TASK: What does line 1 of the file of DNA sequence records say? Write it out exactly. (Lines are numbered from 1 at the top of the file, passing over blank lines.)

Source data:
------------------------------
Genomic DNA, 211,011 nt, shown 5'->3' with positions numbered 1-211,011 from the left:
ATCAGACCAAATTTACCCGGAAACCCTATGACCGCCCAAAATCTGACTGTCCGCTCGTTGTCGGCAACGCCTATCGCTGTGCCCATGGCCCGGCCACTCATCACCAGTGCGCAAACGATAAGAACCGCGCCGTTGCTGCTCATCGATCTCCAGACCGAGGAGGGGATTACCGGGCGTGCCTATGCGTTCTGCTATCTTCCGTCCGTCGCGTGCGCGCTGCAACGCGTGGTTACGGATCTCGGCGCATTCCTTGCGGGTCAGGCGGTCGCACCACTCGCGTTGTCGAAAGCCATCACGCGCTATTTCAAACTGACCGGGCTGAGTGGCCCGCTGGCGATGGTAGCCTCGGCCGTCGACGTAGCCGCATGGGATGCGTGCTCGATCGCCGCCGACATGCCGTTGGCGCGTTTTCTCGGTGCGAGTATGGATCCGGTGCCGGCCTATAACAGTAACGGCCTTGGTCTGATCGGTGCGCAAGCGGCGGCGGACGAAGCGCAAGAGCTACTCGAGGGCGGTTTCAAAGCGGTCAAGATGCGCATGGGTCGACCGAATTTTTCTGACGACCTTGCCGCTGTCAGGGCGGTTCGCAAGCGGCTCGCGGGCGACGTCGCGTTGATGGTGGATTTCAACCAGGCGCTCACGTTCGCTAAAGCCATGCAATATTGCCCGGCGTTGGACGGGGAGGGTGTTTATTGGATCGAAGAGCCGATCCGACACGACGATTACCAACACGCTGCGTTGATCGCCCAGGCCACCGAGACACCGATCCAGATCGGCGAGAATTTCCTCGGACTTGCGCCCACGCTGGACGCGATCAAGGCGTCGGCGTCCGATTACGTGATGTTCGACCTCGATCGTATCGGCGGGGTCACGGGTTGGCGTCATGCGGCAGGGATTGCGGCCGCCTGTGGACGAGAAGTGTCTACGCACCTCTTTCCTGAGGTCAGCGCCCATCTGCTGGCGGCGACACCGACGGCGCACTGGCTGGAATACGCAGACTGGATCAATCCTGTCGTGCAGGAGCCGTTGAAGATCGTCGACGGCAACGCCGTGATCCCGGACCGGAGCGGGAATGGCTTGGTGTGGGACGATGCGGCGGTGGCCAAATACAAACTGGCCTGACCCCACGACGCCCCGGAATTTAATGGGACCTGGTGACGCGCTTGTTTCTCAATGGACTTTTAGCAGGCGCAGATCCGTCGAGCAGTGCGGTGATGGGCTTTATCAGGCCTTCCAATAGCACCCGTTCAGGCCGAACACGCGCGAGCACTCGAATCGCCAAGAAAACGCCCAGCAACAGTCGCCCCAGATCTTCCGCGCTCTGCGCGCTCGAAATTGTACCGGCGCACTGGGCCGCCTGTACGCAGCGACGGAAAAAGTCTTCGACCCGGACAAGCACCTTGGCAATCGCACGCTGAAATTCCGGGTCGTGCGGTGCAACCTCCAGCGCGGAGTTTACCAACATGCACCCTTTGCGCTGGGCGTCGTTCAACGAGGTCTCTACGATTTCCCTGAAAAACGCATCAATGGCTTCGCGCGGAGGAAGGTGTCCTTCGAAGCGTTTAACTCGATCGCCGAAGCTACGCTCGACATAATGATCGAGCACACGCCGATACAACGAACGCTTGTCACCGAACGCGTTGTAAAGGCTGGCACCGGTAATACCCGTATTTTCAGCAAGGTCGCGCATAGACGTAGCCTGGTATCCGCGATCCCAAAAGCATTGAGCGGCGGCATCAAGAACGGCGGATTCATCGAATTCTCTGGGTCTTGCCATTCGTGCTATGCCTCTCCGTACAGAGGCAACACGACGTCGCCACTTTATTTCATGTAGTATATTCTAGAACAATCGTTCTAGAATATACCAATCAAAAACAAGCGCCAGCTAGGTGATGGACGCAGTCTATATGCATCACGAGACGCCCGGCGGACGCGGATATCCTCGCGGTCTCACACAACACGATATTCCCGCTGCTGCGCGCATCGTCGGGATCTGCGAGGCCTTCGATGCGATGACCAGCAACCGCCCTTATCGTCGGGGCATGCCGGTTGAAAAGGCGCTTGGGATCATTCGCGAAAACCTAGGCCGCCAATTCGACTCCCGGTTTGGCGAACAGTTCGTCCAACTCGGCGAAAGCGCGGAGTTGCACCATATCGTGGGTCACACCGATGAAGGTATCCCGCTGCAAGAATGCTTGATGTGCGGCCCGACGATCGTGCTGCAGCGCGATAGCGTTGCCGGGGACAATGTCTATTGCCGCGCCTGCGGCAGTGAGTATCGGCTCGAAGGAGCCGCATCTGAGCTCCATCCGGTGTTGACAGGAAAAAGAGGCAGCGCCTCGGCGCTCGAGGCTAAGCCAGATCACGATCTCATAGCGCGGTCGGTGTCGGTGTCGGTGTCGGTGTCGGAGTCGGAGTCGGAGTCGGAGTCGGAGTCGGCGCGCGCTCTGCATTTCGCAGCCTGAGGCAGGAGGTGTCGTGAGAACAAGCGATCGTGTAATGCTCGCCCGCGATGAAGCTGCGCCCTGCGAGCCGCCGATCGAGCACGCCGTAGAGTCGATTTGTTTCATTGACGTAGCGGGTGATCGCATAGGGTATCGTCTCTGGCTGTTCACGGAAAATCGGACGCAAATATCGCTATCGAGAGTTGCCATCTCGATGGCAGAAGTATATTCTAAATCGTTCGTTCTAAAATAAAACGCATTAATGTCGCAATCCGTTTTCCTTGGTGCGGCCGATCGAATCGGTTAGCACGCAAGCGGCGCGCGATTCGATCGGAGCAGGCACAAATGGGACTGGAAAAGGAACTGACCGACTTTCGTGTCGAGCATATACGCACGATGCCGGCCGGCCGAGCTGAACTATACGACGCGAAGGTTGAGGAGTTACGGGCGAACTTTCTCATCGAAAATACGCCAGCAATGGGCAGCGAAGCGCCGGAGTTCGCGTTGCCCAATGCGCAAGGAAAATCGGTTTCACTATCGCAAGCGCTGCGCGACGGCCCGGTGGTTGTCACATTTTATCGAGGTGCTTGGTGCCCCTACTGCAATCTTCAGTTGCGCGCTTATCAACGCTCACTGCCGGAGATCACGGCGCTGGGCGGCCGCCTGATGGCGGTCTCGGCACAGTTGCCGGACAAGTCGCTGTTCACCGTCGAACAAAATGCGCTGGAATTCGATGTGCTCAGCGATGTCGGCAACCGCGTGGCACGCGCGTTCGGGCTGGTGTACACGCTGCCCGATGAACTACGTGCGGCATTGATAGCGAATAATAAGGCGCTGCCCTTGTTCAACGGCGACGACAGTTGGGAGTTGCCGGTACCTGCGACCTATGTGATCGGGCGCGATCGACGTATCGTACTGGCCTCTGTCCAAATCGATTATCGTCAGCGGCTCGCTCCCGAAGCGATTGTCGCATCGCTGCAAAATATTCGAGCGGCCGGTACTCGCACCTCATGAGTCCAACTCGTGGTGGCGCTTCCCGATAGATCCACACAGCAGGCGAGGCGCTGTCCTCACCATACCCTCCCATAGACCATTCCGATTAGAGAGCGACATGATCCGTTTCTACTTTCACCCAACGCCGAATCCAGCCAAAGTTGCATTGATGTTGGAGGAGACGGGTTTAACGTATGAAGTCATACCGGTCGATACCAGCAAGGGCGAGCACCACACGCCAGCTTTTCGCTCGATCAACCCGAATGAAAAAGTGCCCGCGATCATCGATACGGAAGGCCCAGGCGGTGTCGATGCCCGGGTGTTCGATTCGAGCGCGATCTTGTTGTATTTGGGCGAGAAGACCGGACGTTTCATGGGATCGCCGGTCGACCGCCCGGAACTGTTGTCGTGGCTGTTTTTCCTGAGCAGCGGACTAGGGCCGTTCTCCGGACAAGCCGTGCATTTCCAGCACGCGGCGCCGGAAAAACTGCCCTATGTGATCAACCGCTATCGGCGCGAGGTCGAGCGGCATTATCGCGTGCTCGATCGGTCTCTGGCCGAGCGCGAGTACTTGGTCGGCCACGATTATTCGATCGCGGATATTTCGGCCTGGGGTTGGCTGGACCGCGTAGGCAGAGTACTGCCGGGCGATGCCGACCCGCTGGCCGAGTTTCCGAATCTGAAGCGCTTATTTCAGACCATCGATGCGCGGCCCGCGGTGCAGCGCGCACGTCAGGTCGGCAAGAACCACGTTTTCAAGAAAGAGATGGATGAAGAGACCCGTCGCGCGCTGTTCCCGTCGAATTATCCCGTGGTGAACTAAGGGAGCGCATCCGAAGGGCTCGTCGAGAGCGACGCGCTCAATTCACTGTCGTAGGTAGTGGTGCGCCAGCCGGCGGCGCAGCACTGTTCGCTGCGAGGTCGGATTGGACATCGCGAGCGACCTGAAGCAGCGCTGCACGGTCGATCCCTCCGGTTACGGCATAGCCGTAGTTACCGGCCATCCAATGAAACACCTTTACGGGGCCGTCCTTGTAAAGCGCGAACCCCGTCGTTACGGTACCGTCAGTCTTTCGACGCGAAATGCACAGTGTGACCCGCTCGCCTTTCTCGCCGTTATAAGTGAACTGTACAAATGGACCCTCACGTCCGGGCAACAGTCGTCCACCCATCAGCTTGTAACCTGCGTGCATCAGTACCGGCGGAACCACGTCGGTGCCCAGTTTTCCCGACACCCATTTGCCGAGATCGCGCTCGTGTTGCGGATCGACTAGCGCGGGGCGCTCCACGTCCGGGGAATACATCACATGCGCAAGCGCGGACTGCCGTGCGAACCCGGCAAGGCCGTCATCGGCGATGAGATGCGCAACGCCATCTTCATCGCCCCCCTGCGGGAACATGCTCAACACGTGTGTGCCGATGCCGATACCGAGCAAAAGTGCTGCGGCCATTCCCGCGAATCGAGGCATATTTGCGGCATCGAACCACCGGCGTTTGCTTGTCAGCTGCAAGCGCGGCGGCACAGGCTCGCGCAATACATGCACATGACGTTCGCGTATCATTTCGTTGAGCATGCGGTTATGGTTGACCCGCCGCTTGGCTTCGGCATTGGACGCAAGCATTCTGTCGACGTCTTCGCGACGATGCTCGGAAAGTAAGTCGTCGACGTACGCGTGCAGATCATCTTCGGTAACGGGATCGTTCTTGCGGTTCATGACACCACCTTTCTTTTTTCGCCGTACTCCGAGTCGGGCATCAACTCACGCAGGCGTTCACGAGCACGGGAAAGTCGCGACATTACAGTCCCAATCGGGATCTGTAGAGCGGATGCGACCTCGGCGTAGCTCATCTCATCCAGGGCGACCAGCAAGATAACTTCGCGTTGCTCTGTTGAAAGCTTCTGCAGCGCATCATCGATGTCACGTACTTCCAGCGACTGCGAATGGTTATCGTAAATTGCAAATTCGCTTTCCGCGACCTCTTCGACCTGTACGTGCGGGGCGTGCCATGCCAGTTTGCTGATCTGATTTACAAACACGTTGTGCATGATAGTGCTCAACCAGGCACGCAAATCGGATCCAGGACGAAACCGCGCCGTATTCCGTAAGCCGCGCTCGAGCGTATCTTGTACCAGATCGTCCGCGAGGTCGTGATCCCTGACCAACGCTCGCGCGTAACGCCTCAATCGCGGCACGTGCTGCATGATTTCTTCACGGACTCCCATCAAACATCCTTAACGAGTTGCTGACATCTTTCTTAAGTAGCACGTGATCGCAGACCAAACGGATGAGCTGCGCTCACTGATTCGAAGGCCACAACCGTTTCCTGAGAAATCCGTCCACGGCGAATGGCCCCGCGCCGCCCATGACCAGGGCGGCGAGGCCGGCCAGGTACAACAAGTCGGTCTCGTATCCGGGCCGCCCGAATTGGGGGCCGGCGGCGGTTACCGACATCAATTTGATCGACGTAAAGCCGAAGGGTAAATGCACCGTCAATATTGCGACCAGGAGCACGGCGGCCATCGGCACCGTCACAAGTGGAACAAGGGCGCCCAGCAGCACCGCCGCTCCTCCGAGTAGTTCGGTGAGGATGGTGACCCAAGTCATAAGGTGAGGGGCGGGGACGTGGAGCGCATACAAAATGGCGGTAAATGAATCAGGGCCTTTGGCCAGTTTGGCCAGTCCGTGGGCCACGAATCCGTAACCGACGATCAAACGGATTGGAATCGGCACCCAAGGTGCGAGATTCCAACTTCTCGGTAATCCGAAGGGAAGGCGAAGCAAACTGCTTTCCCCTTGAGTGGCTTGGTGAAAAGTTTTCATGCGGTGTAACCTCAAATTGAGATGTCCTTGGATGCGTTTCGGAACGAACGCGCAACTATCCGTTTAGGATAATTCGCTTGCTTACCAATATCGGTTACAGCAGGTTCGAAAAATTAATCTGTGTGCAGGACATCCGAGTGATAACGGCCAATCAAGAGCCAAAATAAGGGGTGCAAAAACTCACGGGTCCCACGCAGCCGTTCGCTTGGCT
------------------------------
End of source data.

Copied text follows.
Genomic DNA, 211,011 nt, shown 5'->3' with positions numbered 1-211,011 from the left: